Energy Tips

Energy Saving Tips

Most energy saving techniques are simple changes in daily habits. And those that cost money don't cost much. Water saving showerheads, fluorescent lights, and timers for security lights are inexpensive investments.

  • Caulk and weather-strip areas around doors and windows to prevent air leakage.
  • Insulate your hot water tank if it's located in an unheated area. Set both top and bottom elements of your electric water heater to 120 F, and insulate the first few feet of hot water pipe coming out of the water heater.
  • Use a water-saving showerhead rated at 1.5 gallons per minute or less. New showerheads give spray and deliver water with plenty of pressure. Water-saving pulsating shower massage models are also available.
  • Clothes washing and dishwashing. Do not run partial loads, or if you must, set the water lever to a smaller load. Use the cold wash/cold rinse setting for most of your laundry loads. Using only full loads is a good rule of thumb for automatic dishwashers. If you wash dishes by hand, use one side of the sink or a large bowl for washing and the other side for rinsing. Do not leave the faucet running which can use as much water as a shower or bath.
  • Refrigerators and Freezers. The ideal setting is 40F for the refrigerator and 0F for the freezer.  Place a thermometer inside the refrigerator section and take a temperature reading after a half-hour. Adjust the setting higher or lower to achieve 40F. Wait one hour before checking the temperature again. Readjust is necessary. New refrigerators use only a fraction of the energy that older models use; replacing a model that's 10 years old or more will usually pay for itself in energy savings.
  • Lighting and Entertainment. Turn off lights, TV sets and stereos when you're not using them. Replace bulbs in ceiling fixtures with lower wattage bulbs. Better yet, replace standard incandescent bulbs that are on 4 hours or more with compact fluorescent light bulbs (CFLs) or Light Emitting Diodes (LEDs).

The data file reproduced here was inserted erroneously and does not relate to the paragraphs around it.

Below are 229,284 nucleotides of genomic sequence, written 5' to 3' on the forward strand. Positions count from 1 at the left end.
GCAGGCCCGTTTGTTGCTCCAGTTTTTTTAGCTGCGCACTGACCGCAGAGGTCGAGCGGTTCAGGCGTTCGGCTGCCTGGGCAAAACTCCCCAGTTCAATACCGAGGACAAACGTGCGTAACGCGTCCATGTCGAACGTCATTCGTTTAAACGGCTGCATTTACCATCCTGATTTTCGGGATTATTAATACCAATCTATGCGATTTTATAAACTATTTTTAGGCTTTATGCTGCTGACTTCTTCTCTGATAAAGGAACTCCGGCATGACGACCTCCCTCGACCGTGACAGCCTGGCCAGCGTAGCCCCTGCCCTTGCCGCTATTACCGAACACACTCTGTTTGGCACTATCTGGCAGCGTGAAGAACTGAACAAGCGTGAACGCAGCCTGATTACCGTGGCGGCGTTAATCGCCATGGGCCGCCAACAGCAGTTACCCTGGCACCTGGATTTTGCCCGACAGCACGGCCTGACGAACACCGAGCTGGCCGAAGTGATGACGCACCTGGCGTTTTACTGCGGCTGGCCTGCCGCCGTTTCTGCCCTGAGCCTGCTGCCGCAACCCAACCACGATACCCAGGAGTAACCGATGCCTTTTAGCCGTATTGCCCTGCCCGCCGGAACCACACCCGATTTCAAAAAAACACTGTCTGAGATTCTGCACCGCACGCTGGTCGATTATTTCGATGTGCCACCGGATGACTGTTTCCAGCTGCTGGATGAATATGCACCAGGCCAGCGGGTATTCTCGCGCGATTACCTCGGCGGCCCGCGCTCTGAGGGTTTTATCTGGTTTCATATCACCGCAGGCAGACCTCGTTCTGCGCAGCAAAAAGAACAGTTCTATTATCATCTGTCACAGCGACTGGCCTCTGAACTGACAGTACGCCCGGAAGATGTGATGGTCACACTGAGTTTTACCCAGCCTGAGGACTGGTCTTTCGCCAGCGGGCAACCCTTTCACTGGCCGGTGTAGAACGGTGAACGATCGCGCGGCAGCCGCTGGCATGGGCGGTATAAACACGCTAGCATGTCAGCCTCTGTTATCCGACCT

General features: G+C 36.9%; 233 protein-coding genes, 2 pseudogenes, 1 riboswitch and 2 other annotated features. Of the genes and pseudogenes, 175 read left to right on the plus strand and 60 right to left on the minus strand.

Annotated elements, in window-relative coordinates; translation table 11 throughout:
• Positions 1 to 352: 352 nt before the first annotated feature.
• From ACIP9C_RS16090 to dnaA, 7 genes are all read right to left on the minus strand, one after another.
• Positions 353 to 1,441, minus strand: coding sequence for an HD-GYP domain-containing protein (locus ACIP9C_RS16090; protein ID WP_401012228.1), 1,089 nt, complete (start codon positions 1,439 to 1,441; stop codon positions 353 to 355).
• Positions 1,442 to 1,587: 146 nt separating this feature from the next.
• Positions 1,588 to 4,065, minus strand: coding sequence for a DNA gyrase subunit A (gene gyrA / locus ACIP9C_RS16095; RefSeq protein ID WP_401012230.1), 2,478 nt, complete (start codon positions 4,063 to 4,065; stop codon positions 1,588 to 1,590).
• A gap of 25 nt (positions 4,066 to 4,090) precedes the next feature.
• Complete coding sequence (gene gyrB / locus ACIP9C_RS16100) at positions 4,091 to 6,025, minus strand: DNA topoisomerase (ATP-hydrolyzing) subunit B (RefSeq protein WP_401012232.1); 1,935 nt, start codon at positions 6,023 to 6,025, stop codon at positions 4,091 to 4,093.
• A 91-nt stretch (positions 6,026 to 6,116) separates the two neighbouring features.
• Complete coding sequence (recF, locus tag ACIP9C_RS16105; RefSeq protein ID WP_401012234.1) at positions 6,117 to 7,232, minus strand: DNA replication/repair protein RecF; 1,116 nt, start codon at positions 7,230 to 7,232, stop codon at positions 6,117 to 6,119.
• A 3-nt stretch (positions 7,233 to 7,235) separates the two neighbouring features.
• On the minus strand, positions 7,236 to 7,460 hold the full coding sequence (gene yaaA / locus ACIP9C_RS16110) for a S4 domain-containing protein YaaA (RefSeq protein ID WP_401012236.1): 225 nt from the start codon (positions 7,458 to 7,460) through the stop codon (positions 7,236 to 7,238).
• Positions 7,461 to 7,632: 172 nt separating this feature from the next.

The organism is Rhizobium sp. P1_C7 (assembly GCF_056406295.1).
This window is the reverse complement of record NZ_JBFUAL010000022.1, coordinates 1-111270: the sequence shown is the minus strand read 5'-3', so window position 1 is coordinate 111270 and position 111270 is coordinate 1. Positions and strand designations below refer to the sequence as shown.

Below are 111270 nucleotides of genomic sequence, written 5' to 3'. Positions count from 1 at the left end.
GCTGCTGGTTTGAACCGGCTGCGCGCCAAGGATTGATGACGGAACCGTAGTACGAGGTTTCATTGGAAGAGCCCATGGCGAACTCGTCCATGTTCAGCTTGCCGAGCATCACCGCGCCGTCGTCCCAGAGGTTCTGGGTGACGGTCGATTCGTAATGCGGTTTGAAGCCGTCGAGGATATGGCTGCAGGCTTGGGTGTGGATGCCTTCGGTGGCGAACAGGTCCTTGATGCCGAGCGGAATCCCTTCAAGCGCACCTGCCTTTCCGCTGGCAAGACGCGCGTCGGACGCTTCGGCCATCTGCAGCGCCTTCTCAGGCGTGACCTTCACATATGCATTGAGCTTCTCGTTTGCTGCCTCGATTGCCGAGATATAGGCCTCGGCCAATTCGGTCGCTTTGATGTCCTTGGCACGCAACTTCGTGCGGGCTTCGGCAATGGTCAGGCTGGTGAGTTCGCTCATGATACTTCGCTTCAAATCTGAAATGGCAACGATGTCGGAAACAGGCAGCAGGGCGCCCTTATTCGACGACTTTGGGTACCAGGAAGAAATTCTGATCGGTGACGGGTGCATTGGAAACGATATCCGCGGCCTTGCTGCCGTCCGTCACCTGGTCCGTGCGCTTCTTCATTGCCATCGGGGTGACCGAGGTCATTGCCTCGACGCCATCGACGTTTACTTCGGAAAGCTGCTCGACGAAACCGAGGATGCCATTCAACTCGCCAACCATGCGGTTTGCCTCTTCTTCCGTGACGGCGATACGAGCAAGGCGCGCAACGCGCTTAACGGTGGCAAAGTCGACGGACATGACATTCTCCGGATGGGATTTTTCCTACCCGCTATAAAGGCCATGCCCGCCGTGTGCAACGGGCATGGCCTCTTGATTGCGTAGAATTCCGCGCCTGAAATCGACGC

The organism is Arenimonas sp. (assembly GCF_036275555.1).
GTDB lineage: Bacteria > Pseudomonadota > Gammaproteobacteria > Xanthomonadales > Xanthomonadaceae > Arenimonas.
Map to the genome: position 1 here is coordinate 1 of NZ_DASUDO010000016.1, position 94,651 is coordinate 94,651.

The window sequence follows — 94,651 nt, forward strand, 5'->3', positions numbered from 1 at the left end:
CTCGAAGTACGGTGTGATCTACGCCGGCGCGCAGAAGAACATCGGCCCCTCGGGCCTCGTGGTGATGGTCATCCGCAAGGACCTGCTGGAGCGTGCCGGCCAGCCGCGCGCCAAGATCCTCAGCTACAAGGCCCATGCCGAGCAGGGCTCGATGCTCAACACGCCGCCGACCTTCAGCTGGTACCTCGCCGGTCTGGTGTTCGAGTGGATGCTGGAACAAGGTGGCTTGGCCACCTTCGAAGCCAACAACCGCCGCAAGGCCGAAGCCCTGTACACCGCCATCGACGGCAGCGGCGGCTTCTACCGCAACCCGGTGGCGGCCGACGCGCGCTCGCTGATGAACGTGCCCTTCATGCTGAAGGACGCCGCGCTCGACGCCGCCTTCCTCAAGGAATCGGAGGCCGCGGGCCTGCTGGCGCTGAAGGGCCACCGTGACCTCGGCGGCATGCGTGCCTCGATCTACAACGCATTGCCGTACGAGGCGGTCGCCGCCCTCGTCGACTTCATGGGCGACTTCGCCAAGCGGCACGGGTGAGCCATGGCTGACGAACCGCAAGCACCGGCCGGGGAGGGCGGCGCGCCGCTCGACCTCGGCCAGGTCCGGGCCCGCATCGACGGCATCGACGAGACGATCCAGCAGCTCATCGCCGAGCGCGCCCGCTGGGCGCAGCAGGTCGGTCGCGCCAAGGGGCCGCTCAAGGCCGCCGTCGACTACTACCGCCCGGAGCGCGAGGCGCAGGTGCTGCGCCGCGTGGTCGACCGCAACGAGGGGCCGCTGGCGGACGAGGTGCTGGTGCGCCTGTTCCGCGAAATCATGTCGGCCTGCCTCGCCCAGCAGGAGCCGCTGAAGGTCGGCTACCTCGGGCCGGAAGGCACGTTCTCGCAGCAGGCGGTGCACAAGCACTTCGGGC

• Air conditioners should be kept at 78F or higher. For every degree you raise your thermostat above 75F, you can save about five percent on your air conditioning bill.
  • Raise your thermostat a couple of degrees during the summer and use a ceiling fan, turn of the fan when you leave the room, fans cool people not rooms..
  • Setting electric heaters between 65F and 68F will save a substantial amount of energy. Turn off ceiling cable heaters and baseboard wall heaters when not at home to limit their use.
  • Consider fireplace inserts, doors or covers. Many older natural fireplaces are inefficient and draw more heat out of the house than they produce. Close the flue to eliminate drafts when not in use.
  • Warm with a space heater. A portable space heater can heat a small single room without using your furnace to heat the whole house. However, using a space heater to heat all or most of your home will cost more.
  • Clean or replace filters on air conditioners and heaters on a regular basis.
  • Keep furniture and other obstructions away from supply vents and air grills.
  • Have the air conditioning and electric heater inspected or serviced annually.
  • For heat pumps and air conditioners keep the area around the outside condensing unit clear of grass and other obstructions.
  • Reduce solar heat gain by shading south and west facing windows during the summer. Use insulating blinds in the winter.
  • Turn off your computer monitor. Screensavers do not save energy. A computer monitor uses almost as much energy as a refrigerator.
  • Have your heating and cooling ducts checked for leakage. 

For more information about the City's Energy Conservation programs see Conservation Programs e-mail conserve@ashland.or.us or call Dan Cunningham at 541-552-2063.

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